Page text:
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The Feds' Ferguson Investigation Is the Most Meaningful Action Since Michael Brown's Death

Joe Raedle, Getty Images

The Department of Justice is about to launch an investigation of the police departments in Ferguson and in St. Louis County, to see if there is a pattern of excessive force and civil rights abuses. This investigation may not get the same attention as the Justice Department’s ongoing probe into whether Ferguson police violated the rights of one individual—Michael Brown, whose killing at the hands of an officer last month set off the unrest. But the inquiry into department-wide behavior may ultimately be a bigger deal. In fact, it could be the most meaningful action anyone has taken in the month since Brown’s death, because it could trigger a closely monitored overhaul of the Ferguson police force that would change its practices for years to come.

If the Justice Department discovers a pattern of abuses, it could theoretically bring a case in court. That’s unlikely to happen, however, because it would mean a long, drawn-court battle. Even if the Justice Department wanted that, Ferguson probably wouldn’t, given that it’s already facing $40 million in lawsuits for “wanton and excessive force” against protesters.

That’s why both sides would likely seek a different outcome: They’d look to enter into a consent decree. Created by the Violent Crime Control and Law Enforcement Act of 1994, a consent decree is basically a legal agreement in which a police department agrees to change its ways. A court approves the agreement and appoints some kind of independent monitor for the duration of the decree, which generally lasts a minimum of five years. While the details of past consent decrees have differed, according to Slate’s Josh Voorhees, they tend to have a few things in common. Most put in place new procedures for reporting and investigating uses of force, as well as for training officers in how to use force in the future. Typically, consent decrees also introduce new, more transparent procedures through which the public can complain about abusive behavior.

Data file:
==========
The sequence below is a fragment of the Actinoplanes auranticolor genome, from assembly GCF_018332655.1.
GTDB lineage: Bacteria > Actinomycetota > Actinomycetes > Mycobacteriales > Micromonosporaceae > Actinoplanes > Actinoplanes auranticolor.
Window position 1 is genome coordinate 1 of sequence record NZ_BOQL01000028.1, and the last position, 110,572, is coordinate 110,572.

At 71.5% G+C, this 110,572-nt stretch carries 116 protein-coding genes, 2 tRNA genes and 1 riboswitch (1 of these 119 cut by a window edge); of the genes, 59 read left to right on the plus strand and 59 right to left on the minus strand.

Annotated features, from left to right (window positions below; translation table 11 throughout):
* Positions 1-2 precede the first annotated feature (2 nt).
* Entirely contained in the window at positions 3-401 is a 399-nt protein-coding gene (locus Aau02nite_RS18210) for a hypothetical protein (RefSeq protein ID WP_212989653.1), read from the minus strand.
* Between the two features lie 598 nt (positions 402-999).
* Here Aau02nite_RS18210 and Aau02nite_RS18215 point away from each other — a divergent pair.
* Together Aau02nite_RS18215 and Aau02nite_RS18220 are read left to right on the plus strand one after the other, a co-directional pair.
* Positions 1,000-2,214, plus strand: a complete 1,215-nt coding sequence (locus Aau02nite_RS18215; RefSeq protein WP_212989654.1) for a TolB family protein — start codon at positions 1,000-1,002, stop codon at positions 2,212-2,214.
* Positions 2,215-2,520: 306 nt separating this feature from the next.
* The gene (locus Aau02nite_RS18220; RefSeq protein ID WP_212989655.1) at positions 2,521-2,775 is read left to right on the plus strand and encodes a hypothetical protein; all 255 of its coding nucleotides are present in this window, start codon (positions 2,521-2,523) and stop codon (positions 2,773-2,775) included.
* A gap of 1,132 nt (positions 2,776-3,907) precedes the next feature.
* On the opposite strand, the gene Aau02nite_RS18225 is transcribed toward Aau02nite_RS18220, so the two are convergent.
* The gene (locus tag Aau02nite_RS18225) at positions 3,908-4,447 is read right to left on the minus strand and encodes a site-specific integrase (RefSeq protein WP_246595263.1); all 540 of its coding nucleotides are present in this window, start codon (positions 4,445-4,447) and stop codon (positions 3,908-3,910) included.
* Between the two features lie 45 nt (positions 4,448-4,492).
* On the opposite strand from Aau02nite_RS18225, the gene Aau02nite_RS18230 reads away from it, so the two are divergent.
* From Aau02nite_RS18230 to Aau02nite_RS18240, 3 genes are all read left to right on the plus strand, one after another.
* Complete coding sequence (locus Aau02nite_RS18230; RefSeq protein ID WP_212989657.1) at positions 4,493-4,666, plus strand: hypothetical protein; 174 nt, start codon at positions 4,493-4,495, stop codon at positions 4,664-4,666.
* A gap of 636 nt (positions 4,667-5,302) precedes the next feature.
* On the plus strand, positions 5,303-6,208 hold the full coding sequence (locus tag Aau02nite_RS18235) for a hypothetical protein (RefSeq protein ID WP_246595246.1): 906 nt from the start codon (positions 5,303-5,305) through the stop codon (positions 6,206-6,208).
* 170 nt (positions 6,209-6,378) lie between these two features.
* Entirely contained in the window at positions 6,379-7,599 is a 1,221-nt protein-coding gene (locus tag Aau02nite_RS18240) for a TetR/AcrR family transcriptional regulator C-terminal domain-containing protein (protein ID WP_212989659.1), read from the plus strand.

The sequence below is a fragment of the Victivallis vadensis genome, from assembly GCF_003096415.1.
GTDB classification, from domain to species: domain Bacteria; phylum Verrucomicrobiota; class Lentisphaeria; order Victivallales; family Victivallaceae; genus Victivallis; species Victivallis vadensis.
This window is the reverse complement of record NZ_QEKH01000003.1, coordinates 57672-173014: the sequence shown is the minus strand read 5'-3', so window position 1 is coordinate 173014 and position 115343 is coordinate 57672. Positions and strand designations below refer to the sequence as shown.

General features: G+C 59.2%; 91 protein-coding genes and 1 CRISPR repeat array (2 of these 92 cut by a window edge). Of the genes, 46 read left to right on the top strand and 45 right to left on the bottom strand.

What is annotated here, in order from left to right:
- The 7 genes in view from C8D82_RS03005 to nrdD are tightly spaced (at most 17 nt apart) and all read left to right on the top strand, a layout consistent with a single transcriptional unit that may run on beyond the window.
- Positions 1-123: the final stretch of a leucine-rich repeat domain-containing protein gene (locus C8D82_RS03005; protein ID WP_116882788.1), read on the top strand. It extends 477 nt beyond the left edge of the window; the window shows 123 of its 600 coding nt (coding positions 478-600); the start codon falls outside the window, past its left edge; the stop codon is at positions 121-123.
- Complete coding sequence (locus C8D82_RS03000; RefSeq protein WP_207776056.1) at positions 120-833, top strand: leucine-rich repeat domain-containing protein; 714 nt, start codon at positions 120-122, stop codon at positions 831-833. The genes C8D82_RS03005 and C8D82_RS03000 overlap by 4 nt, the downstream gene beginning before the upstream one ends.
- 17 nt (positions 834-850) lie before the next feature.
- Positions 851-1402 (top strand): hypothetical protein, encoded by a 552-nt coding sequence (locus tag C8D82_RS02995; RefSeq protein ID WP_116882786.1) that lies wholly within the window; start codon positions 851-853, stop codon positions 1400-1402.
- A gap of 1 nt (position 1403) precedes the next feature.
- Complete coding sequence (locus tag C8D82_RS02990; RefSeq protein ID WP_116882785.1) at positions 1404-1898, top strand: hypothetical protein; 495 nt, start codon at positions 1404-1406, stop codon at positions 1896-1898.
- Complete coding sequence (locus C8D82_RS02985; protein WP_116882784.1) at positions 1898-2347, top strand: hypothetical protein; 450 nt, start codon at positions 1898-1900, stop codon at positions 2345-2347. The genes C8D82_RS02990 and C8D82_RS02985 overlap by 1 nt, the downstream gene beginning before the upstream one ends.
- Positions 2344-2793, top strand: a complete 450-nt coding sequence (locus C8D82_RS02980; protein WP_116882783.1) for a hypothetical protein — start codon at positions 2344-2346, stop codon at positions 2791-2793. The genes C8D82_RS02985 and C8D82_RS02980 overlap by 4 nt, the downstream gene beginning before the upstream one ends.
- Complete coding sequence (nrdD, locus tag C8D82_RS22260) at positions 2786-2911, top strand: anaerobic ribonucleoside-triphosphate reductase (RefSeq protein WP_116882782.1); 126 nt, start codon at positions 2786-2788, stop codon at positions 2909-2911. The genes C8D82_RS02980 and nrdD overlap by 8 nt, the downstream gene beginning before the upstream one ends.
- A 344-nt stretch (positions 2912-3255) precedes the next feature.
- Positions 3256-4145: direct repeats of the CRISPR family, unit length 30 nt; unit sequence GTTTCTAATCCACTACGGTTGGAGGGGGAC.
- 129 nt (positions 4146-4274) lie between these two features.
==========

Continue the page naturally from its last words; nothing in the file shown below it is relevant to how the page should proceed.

Dozens of other cities have entered into these agreements and, sometimes, the process is difficult. Federal monitors overseeing past decrees have met extreme resistance in cities like New Orleans and Seattle. But the decrees can also make a big difference. One of the most famous examples is Los Angeles, which entered into a consent decree following repeated reports of police brutality in the 1990s. The LAPD still has many problems, by most accounts; just a few weeks ago, cops killed an unarmed man. But observers say it is a better police force than it was two decades ago. Considering that 13 percent of Ferguson’s cops have faced excessive force complaints—for allegations of unbelievable violence, including pistol-whipping children and hog-tying a 12-year-old—the city would seem to need the same kind of improvement.

Ferguson is one of at least 34 departments in the country facing a civil rights review right now. If even a fraction of those need remedial action, it’s a sad commentary on the state of policing. But if the investigations end up reforming the systems, it could also mean someone else avoids Michael Brown’s fate.

Rebecca Leber

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